Because microcomputers’ usefulness depends on the programs written for them and programmers’ motivation depends on protection of their proprietary interests, software protection is very important. Legal protection such as copyright may suffice for some media, but sad experience has shown that it may afford inadequate protection for microcomputer software.
Many physical schemes for protecting such software have been devised but, as the authors make clear, none of them is secure in the presence of normally available means for reproducing the contents of media on which programs are distributed. The authors’ solution involves a second processor. In A Basic Yorktown Security System (ABYSS), a microcomputer contains a protected processor in which critical segments of each protected program run in a way that cannot be observed from outside. There is much more to the architecture, involving cryptographic protocols that permit backup, relocation, and restrictions on the use of software, but the protected processor is the heart of the scheme.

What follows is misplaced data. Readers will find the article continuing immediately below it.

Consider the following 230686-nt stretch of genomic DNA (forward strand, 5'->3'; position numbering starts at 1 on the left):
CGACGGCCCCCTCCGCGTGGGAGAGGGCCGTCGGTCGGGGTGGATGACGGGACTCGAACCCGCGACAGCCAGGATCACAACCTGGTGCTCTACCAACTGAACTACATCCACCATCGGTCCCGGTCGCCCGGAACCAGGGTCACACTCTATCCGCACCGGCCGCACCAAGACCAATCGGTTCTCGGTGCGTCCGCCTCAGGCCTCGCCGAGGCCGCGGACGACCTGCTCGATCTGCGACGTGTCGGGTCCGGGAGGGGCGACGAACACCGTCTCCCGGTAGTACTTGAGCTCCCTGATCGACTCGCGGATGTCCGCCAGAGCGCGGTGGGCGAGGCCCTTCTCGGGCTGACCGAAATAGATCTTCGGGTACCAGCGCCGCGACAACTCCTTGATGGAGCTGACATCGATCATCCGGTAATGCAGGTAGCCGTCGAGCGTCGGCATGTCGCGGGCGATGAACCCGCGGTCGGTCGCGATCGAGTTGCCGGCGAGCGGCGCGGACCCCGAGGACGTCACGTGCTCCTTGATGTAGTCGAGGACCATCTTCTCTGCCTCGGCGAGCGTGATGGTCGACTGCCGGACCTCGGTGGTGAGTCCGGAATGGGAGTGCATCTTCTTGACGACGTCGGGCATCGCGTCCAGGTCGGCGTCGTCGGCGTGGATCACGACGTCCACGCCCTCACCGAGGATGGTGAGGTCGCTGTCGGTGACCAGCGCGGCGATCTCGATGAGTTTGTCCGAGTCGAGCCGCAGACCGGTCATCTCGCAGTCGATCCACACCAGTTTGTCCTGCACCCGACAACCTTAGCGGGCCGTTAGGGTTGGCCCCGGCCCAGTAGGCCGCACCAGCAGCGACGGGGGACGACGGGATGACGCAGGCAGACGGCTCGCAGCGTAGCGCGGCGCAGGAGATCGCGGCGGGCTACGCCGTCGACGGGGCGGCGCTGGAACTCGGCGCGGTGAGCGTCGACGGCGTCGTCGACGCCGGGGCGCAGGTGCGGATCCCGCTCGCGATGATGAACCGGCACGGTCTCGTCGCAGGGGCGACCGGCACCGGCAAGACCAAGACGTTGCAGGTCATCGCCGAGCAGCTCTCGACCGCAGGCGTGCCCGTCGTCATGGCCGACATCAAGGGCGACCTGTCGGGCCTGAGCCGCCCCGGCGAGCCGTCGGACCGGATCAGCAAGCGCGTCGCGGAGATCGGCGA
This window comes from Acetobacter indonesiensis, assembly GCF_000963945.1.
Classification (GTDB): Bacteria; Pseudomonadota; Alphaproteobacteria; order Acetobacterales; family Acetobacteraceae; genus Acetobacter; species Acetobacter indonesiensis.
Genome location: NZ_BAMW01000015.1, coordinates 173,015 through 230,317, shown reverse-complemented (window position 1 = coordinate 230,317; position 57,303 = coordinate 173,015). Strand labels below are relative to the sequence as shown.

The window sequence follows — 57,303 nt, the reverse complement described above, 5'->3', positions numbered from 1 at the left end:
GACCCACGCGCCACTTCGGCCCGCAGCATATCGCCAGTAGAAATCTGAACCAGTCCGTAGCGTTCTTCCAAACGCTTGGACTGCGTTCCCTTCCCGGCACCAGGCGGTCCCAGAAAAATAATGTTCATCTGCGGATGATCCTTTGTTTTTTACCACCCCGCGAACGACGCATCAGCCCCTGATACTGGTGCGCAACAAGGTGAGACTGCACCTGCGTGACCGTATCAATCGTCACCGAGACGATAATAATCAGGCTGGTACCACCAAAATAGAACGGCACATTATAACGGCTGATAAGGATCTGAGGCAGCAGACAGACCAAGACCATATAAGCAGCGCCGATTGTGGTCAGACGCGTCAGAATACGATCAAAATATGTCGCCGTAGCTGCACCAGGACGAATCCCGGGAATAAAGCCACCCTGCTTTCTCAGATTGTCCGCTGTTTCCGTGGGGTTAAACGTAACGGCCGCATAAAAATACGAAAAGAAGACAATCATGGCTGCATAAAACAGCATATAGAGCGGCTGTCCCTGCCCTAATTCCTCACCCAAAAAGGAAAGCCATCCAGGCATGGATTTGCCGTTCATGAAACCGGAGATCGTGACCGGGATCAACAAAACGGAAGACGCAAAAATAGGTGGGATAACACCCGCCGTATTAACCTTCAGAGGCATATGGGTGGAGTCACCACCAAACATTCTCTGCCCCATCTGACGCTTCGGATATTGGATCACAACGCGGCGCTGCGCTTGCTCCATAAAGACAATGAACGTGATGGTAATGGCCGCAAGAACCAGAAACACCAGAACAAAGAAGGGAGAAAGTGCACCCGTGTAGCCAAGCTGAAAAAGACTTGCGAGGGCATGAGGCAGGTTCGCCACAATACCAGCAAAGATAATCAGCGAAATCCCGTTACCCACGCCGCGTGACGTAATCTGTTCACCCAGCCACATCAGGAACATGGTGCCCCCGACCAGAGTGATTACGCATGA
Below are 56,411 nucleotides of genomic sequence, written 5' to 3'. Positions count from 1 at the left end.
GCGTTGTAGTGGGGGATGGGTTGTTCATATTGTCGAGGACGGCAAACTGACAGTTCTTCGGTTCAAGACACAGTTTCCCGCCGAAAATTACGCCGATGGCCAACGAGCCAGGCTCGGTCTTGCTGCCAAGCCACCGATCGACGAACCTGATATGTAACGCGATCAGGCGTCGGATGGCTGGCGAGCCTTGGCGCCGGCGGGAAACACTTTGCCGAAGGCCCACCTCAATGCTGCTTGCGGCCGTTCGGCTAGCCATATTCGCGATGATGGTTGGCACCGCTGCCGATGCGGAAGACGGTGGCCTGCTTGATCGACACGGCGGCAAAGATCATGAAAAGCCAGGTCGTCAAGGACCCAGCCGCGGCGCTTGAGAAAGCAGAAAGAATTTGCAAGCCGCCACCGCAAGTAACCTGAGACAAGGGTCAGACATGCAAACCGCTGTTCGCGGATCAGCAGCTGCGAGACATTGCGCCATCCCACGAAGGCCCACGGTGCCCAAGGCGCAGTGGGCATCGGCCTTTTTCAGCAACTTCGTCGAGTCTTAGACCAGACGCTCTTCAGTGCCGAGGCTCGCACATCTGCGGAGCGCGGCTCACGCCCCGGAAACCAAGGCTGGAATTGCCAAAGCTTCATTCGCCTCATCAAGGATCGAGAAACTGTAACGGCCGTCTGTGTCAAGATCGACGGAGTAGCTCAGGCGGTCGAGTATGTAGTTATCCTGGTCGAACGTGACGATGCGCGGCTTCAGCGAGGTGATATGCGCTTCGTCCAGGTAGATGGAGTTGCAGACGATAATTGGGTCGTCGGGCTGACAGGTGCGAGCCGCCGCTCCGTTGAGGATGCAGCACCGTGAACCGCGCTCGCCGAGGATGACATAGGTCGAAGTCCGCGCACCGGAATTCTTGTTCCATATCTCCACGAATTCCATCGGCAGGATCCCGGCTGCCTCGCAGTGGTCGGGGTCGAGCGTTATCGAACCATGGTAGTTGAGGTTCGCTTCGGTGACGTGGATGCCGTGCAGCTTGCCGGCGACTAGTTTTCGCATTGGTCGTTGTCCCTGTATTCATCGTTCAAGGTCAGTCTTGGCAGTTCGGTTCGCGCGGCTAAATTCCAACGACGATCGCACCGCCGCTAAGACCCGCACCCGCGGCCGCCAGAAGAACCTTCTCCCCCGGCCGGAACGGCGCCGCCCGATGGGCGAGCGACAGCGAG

The paper is well written and covers all technical aspects of the subject thoroughly, aptly, and understandably. Whether the authors’ invention is worth implementing depends on the circumstances. The decision is not a simple matter of pricing a processor, but also involves details of the processor such as what its architecture should be and how it should be attached and packaged; the programming needed for supervisory functions; and the cost of designing and developing protected segments of programs.